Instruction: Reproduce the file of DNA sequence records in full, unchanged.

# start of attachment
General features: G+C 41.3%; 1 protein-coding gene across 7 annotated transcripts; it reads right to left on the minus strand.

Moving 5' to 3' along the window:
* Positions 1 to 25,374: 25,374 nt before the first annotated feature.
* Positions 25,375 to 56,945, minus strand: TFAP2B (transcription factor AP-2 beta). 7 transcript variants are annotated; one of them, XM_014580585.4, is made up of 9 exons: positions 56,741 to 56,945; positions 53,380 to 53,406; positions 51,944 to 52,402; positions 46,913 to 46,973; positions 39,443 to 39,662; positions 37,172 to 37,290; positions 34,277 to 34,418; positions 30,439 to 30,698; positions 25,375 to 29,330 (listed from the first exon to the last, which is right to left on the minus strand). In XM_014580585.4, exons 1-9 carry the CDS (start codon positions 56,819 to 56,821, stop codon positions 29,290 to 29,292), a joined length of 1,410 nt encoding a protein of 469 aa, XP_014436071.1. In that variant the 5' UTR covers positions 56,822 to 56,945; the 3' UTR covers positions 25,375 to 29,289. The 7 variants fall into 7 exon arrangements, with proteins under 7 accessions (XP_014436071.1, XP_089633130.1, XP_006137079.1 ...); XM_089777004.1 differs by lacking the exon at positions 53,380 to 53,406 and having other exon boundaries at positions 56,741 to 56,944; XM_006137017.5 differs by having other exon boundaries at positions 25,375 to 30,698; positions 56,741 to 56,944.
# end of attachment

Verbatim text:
General features: G+C 41.3%; 1 protein-coding gene across 7 annotated transcripts; it reads right to left on the minus strand.

Moving 5' to 3' along the window:
* Positions 1 to 25,374: 25,374 nt before the first annotated feature.
* Positions 25,375 to 56,945, minus strand: TFAP2B (transcription factor AP-2 beta). 7 transcript variants are annotated; one of them, XM_014580585.4, is made up of 9 exons: positions 56,741 to 56,945; positions 53,380 to 53,406; positions 51,944 to 52,402; positions 46,913 to 46,973; positions 39,443 to 39,662; positions 37,172 to 37,290; positions 34,277 to 34,418; positions 30,439 to 30,698; positions 25,375 to 29,330 (listed from the first exon to the last, which is right to left on the minus strand). In XM_014580585.4, exons 1-9 carry the CDS (start codon positions 56,819 to 56,821, stop codon positions 29,290 to 29,292), a joined length of 1,410 nt encoding a protein of 469 aa, XP_014436071.1. In that variant the 5' UTR covers positions 56,822 to 56,945; the 3' UTR covers positions 25,375 to 29,289. The 7 variants fall into 7 exon arrangements, with proteins under 7 accessions (XP_014436071.1, XP_089633130.1, XP_006137079.1 ...); XM_089777004.1 differs by lacking the exon at positions 53,380 to 53,406 and having other exon boundaries at positions 56,741 to 56,944; XM_006137017.5 differs by having other exon boundaries at positions 25,375 to 30,698; positions 56,741 to 56,944.